Tag Archives: DIY

Free FIY Flow Fumble Fix Dishwasher

Like traveling solo to Morocco, most of my adventures begin from the inside out.


Bread Ties Clog Sink Flow

Take me, a mom, fixing my dishwasher. Starting backwards, the story ends with a chat on Facebook.

Cousin: What are you working on?

Me: Dishwasher.

Backing up (me, not my dishwasher), the problem started simply, Water wouldn’t leave the basin and YouTube said, “Clear the screen”. https://www.youtube.com/watch?v=H4FjNHsHTLY So twice I found and used a #15 hex nut to unscrew the cover and empty the gunk below the screen enclosure basin.

Cousin: Did you get the job done?

Me: We spent Saturday researching https://www.youtube.com/watch?v=DJ0a6c4baxk then shutting off this, unplugging that, removing a cover, labeling screws, lifting machinery, undoing another cover, not undoing another cover, driving to hardware store for a smaller wrench, removing again, photographing wire orientation. Then we manually bailed out water, drained the hose, rebalanced the washer, fitted the machine back into place la, la, la.

Cousin: Did you get the job done?

Me: Still not working. Basin fills up. Won’t drain.

DIY Dishwasher Fix better after bike ride

Bike Ride Break

Partner: Let’s leave this, and take a bike ride (smart guy).

Waiting in the front yard, I share with my neighbor, who suggests, “Check the sink overflow.”

The sink overflow. And do you know that silver cylinder stared at me all afternoon. Our contractor’s voice from nine years ago replaying, “I put this here so that, in case your dishwasher ever over flows, the water will have someplace to go.”

Always listen to your inner DIY voice.

After the bike ride, we open the top of the overflow. Actually, I timidly pull off the silver cylinder. Worried I’ll break the plastic cover, I shy away. He unsnaps the plastic cover, and I remove a wad of something or other sitting on the in-air pipe.

I run the short (dishwasher) cycle (again), but the basin still doesn’t empty.

He bends a coat hanger into a narrow hook. I fish out more scum and stuff. Then staring down the pipe. I spy something red, a piece of pepper? Nope, like food caught in the trachea, a quarter piece of a plastic bread clip, the thing used to hold the plastic bag closed, lodges in the interior of the pipe.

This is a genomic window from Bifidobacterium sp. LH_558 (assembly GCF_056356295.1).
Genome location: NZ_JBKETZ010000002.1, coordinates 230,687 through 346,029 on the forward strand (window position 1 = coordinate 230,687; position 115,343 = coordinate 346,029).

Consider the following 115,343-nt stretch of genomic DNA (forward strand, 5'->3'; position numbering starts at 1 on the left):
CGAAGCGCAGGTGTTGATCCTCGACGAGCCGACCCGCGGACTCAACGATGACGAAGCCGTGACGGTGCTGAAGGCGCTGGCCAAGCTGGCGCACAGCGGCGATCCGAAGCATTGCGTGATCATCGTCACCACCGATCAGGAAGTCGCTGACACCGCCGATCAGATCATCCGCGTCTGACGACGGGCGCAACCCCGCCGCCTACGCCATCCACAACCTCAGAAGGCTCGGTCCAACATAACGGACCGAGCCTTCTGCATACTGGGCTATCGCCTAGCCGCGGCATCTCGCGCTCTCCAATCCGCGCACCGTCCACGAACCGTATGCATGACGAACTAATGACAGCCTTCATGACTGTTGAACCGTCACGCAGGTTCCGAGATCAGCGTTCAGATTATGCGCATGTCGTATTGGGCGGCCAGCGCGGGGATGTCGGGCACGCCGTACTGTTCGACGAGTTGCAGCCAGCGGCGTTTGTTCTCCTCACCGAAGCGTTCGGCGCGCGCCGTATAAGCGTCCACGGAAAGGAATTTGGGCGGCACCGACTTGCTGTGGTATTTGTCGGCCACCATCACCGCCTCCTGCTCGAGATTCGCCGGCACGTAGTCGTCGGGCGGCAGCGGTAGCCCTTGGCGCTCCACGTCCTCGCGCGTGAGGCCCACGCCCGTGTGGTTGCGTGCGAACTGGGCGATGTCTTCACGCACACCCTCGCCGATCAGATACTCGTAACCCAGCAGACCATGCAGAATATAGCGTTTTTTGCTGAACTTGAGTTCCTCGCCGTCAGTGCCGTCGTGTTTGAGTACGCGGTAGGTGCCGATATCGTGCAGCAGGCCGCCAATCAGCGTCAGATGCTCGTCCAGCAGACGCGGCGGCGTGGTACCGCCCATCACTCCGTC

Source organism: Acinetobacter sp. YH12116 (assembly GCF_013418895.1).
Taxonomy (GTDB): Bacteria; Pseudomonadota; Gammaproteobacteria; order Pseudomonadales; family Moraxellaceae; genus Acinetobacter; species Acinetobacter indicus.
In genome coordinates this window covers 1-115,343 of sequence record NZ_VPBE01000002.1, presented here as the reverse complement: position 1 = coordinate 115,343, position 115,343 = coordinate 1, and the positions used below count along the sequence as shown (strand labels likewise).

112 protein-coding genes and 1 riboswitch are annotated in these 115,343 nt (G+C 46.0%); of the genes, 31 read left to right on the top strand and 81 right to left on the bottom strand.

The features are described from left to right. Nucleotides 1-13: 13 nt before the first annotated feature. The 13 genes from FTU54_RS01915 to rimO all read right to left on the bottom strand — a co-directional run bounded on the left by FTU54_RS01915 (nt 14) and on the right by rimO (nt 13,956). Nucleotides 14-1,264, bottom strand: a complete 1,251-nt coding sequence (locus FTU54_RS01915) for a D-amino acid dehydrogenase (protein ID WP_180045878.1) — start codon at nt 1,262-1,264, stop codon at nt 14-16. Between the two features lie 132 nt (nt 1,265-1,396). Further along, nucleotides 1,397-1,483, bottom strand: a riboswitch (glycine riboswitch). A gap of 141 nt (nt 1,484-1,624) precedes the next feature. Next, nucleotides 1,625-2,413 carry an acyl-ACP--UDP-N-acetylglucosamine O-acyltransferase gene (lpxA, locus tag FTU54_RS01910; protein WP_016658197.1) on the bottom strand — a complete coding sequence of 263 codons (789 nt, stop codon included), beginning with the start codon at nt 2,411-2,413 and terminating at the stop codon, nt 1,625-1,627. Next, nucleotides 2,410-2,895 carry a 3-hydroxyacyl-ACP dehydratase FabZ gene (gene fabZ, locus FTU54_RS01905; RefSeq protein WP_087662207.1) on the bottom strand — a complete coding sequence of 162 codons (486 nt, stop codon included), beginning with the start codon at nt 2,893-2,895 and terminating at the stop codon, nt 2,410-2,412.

I’m the motivator in my family for DIY fixing and repairs. Sometimes it’s to save money, but more often it’s my constant drive to independently know how to fix machines. Demystify them, conquer the fear that I’ll “do it wrong,” or “break it,” or “flood the kitchen or living room.”

But in spite of fear, I can’t stop myself from not calling the repair service. The do-it-myself satisfaction exhilarates me. The dishwasher fixing high lasted three. In fact, I’m still reveling.

Me: I did it!

Cousin: Amen cousin!

Cousin: Amen cousin!

Me: Set me loose and maybe there isn’t much I can’t do!

How ‘bout you, any DIY machine fixing projects you’d care to share?

DIY Decision


Leave driveway.


Return to driveway.

Leave family note, “Flat tire. Took grey car.”

Return home. “Don’t worry, we put on spare,” my husband says. “And I found the guarantee. The hole is not in the sidewall, so the tire’s covered!”

It’s Monday morning, I drive to tire store.

Tire salesman pokes, prods, and then tries to ram his finger and pen into the sidewall.

He motions to me, and it’s not to show me my guarantee.

I brace myself and follow him to my car.

“Looks like you need to replace all four.”

“But this one was replaced just two years ago,” I point, defending my nearly new tire. And isn’t the flat one covered by the guarantee?”

“It’s too worn to repair,” he says. “And this one,” he shows the uneven wear of a second tire,” needs to be replaced too.

“Course you could change out just the,” he continues, planting doubt. “But I wouldn’t. By the time the rainy season comes, you’ll need to change those two too.”

“But it’s not going to rain,” I protest, smiling at my joke.

“It’s up to you,” he says.

I hate when they say, “It’s up to you,” like I’m in the hospital and he can make me sign an (Against Tire Advice) “but I’d replace all four.” he repeats.

Anxious, I take the bait. “What’s the cost?”

He tells me.

“Any other options?” I protest.

“Well you could replace three.” He tells me that cost, which is nearly the same. My nerves are fraying.

I leave.

I ponder. I fume. I thought we had a guarantee.

I return.

“Ok,” I say resolved to calmly start over. “What are my options?”

Not missing a beat, he leads me to the tread chart. “Anytime you have 1/16” (1.6mm), you need to replace your tire.

We return to the tires. He re-explains the tread.

I look myself.

I scrutinize the tire opposite the flat one and agree. That tread is worn.

I re-examine the other two. One is good, the other – not too bad. I don’t see the same wear the salesman describes.

While alone, I re-evaluate and return to the counter.

“I’ll take two new at the front.”

“Ok,” he says writing the order.

Relief. He doesn’t try to talk me out of my decision.

A new customer enters the shop. He too has a flat. “Replace all four,” the salesman advises. With in minutes the man is buying $600.00 tires.

The minute I see my two new, I know I made the right decison.

It’s a DIY Tire Decision.

And as for tread, so far so good.

Just curious, did you ever walk into a tire store and hear, “Your tire is covered by the guarantee. Please sit down, it will just take a minute to fix it.

I haven’t.

When I need to buy tires, it’s time for a DIY decision.

Whether it’s about tires or another purchase, have you got a DIY decision to share?